Nova Scotia·Video

Propane shortage threatens to be 'major cost expense,' says Acadian Seaplants CEO

The pipeline blockade that has shut down rail service into the Maritimes is proving costly for one of Nova Scotia's largest consumers of propane.

Nova Scotia seaweed product manufacturer says propane shortage will have ripple effects on many businesses

Pipeline protests in central Canada have choked off the supply of propane by rail into the Maritimes, leading to rationing and fears of running out of supply. 4:25

The pipeline blockade that has shut down rail service into the Maritimes is proving costly for one of Nova Scotia's largest consumers of propane.

The 115,000 square-foot Acadian Seaplants operation in the tiny southwestern Nova Scotia community of Cornwallis manufactures products from seaweed that are shipped all over the world. The plant relies on propane delivered to the province by rail.

"We have just been told that we will run out of propane on Sunday," said CEO Jean-Paul Deveau at the company's Dartmouth, N.S., location. "For us, that is a major cost expense."

He said this will force the company to use light oil, which will cost 63 per cent more than propane.

Acadian Seaplants employs 400 people and its seaweed-based products for food, biochemical and agricultural uses are exported to 80 countries.

Jean-Paul Deveau, the CEO of Acadian Seaplants, says if his company runs out of propane, it will result in a huge hike in their fuel costs. (CBC)

Acadian Seaplants gets it propane from the Wilson Fuel propane depot in Bedford, near Halifax. The Cornwallis plant takes three truck deliveries a week.

Wilson Fuel propane manager Lee Johson said the company realized on Tuesday it had enough on hand to supply its customers for five days. It immediately put customers on rations in an effort to stretch the supply into next week.

At the depot on Friday, Johnson pointed to four propane railcars on site.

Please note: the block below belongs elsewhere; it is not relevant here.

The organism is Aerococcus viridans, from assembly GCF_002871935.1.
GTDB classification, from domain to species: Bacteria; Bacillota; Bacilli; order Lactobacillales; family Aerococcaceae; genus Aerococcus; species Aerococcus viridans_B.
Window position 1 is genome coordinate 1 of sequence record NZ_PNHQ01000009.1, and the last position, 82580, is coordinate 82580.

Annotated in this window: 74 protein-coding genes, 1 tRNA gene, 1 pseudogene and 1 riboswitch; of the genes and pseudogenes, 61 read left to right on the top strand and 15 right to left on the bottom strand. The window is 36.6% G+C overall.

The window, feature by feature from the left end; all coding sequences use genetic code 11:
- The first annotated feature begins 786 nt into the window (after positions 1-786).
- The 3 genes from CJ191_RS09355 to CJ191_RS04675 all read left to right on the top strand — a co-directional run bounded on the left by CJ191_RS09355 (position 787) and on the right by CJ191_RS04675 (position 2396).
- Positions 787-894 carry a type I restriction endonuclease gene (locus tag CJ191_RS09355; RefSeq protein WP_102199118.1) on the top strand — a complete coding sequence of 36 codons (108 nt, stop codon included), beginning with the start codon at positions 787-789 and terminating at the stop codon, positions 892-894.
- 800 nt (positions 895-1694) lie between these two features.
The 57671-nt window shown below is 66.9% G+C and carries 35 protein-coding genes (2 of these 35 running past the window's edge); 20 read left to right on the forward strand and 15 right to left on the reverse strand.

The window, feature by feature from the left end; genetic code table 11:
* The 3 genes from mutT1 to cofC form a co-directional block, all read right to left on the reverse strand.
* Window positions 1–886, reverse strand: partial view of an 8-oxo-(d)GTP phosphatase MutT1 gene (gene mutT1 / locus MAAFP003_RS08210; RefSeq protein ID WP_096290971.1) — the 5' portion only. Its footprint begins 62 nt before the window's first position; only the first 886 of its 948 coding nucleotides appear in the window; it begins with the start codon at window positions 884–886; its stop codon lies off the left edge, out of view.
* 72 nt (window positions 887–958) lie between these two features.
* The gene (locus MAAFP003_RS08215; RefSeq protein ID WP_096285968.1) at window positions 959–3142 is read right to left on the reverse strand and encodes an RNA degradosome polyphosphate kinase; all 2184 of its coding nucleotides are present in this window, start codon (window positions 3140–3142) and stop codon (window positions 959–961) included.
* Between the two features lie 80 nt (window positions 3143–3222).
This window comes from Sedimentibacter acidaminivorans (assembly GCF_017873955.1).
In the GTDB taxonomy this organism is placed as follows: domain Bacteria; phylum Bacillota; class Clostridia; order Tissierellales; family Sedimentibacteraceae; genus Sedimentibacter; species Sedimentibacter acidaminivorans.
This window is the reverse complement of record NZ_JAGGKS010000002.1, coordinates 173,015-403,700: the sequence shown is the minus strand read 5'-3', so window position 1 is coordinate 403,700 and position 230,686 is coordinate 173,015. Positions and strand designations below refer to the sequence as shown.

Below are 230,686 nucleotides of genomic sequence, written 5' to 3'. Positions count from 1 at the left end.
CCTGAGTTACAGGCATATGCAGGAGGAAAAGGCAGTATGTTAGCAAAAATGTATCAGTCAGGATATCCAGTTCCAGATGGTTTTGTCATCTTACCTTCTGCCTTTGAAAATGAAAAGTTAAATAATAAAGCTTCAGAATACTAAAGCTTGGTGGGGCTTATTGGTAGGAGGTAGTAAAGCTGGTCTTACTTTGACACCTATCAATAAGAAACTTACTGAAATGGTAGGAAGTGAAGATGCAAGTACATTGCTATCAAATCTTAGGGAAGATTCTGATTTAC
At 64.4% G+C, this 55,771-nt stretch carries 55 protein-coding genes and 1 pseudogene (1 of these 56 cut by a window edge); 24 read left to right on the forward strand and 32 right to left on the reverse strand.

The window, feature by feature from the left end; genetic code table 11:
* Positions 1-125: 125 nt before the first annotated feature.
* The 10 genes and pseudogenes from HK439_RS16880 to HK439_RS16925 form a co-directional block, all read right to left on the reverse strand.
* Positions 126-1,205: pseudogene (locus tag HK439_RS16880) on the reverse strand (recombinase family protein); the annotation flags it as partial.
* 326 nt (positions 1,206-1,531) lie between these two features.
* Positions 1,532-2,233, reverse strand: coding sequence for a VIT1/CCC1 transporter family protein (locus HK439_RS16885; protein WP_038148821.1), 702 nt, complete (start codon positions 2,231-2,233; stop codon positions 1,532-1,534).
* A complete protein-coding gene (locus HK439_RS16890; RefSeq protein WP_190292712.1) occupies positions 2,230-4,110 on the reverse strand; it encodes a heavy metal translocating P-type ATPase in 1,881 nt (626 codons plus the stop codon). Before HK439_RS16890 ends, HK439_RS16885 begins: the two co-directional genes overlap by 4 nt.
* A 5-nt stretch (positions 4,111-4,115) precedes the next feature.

Lee Johnson is a propane manager for Wilson Fuel. (CBC)

"One is empty. We're unloading the second one now, which will be empty today, and two are full. And as it sits today, that is absolutely all we have," Johnson said.

He said the company is trying to get supply trucked in from Montreal.

"We just need the government to get involved and get this over," he said.

Port of Halifax highly dependent on rail service

The Port of Halifax also hopes the trains start moving. Sixty per cent of cargo moves in and out of the port via rail.

Spokesperson Lane Farguson said no vessel calls have been cancelled yet, and Halifax's two containers terminals remained in operation Friday.

Lane Farguson is a spokesperson for the Port of Halifax. (CBC)

On the piers, cargo is moving in one direction: up.

"The import cargo that's coming in can't be loaded onto rail and the longer this goes on, the more of it is going to pile up on the docks," said Farguson. "And then on the export side, if we don't have goods coming in, then there is not much to load up on the ships. We're doing our best."

Growing frustration

At Acadian Seaplants, Deveau said the extra cost of switching to oil is not the only impact his company will feel.

"The supply chains are going to fall down for all kinds of other products," he said. "Will we be able to ship our products to our customers that are located around the world?"

The blockades that are causing Deveau such anxiety are a show of solidarity for the hereditary chiefs of the Wet'suwet'en who oppose the construction of a 670-kilometre natural gas pipeline through northern British Columbia.

Deveau said he supports peaceful protests, but these have gone too far.

"There is a big problem when a small group of people can disrupt the economic situation of the country and in an illegal manner. We have the rule of law here in Canada. We need to all operate by that," he said.

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